I cannot complain about my eggplant harvest this year. I grew both classic and Ichiban varieties and had to figure out what to do with all of it. At end-of-season harvest time, we were still dealing with the kitchen renovation and couldn't really cook. So, I gave away much of it and froze the rest. I've never preserved eggplant this way (I usually find ways to cook with it), but thought it would be worth a shot.
Here's the deal - I've never done this before, so I relied on advice from Pick Your Own website. They have some sound advice.
Ingredients & Equipment
1/2-1 cup lemon juice
1 large pot boiling water
1-22 large bowls filled with cold water and ice
"Ziploc" gallon bags or a vacuum food sealer
- Harvest your eggplant. The fresher the better!
- Wash the eggplant.
- Cut and remove both ends of eggplant.
- Peel and slice eggplantinto 1/3 inch thick round slices.
- Fill a large of pot of water about 2/3 full and add 1/2 cup lemon juice. Bring to a boil.
- Get a large bowl of water with cold water and ice ready.
- Blanch the eggplant - about 4 minutes per batch. You can use the same blanching water for about 5 batches.
- Remove the eggplant from the boiling water with a slotted spoon and place in cold ice water bath for about 5 minutes.
- Drain eggplant. Pat dry as needed.
- Place the eggplant in Ziploc bags or vacuum seal bags. If using Ziploc bags, be sure to squeeze as much air out of the bags as possible. Put that bag inside of another bag to help prevent freezer burn.
- Place bags in the freezer. These can generally be kept for up to 9 months in the freezer.
I haven't used them in any recipes yet, but will be sure to report back when I do.
I'm Catherine, a small-space urban gardener in New Jersey (Zone 7a) who started gardening out of upcycled wooden wine boxes. For years, I wanted to try gardening, but didn't know where to start. I got up the nerve to give it a try - starting small with a single wooden wine box that turned an idea into reality. That reality quickly turned into my filling every sunny inch of space of my postage-stamp size lawn and turning it into a garden oasis. I grow mostly vegetables and herbs with some exception for fruits (when the squirrels and rabbits don't get to them first). I love learning from gardening communities (and lots of trial and error).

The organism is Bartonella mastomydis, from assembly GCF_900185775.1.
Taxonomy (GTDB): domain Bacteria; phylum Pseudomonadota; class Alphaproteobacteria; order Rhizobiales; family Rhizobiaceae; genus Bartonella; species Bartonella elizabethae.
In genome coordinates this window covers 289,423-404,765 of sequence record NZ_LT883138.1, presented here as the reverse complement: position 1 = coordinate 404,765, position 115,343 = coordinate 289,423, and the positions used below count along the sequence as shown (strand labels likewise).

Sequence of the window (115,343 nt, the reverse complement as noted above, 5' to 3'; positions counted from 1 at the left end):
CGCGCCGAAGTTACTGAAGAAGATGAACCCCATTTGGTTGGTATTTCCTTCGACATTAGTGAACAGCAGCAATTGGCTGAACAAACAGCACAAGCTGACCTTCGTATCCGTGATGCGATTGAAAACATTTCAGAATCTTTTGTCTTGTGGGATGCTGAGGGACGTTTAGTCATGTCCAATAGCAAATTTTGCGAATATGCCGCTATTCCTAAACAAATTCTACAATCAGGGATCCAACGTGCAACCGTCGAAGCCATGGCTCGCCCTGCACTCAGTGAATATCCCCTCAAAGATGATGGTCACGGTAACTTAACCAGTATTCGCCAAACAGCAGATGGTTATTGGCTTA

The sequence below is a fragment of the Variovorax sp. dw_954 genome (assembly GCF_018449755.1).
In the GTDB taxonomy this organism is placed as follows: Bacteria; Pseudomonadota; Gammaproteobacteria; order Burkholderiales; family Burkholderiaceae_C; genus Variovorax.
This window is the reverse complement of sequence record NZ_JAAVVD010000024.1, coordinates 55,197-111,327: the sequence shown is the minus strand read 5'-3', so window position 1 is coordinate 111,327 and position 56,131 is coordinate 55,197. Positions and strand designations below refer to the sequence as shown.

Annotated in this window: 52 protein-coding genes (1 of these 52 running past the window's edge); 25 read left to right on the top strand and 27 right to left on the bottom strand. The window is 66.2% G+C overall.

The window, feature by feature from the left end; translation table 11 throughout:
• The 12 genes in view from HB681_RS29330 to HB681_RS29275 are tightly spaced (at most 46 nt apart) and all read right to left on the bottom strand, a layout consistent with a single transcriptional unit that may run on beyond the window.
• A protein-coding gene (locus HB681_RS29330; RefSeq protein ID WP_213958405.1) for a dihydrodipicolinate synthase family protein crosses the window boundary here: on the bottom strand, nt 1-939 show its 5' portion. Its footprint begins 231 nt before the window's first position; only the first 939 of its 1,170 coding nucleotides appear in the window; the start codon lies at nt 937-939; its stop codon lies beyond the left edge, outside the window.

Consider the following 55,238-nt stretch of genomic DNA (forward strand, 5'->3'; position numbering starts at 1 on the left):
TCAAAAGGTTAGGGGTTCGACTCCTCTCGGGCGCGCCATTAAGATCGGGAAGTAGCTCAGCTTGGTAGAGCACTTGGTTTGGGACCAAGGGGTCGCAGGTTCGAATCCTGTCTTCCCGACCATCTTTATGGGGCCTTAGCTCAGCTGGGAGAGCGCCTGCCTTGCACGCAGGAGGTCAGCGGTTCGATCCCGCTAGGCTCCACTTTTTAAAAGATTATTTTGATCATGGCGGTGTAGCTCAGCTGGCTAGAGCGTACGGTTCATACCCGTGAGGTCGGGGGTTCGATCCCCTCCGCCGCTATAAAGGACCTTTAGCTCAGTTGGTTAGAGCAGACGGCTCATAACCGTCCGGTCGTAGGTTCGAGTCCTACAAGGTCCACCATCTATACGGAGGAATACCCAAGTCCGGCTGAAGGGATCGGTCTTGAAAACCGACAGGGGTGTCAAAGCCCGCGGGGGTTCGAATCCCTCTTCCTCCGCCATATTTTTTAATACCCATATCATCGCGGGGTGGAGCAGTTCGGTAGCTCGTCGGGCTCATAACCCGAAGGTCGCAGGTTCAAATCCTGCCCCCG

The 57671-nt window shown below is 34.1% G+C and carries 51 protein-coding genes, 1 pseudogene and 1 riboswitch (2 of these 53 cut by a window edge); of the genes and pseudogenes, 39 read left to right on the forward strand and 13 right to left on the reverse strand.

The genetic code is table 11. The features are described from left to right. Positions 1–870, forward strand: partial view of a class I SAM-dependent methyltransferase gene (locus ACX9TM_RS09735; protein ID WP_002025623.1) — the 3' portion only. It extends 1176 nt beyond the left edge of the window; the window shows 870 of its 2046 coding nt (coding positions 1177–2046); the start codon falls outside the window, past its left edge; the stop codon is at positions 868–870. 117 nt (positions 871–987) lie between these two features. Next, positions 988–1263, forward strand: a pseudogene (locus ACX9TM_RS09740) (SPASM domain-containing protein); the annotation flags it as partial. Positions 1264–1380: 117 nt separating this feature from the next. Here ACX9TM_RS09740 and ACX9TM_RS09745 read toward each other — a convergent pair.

I hope one day to take all that I'm learning and apply it to a larger plot of land. To help me get there, I'm extending my learning through the University of Massachusetts, Stockbridge School of Agriculture's, Sustainable Food & Farming program. (I'm addicted to learning as much as I am to gardening.)
This blog isn't just for gardeners (although I hope it inspires some of you to try growing a plant or two). The recipes (food & cocktails) in theRecipes section of this blog contain ingredients that don't have to come from your own backyard. If you like visiting your local farmer's market(or even your grocery store) and would like to get some new recipes you can use with the fresh produce and herbs you get from your local growers, this blog will have plenty for you too.
In addition to gardening and cooking, I also love to visit and photograph my surroundings. I feel fortunate to have so many amazing places here in New York/New Jersey, where I live and work. Visits to local farms, farmer's markets, and cycling through rural farming areas help me feel connected and refreshed. share these experiences in theExploring section of the blog so that you might visit through proxy or be inspired enough to visit yourself.
With very few exceptions, all of the photographs on this site are ones I have taken myself. (For the photographers out there, I shoot with a Canon 7D and sometimes with my Lumix DMC-ZS15 compact camera.)
I hope this blog inspires you to grow, create, explore, and try something new. The best way to stay up-to-date is to follow me using the social buttons above, or click Subscribe and sign up for my email newsletters.
Happy Gardening and Healthful Living!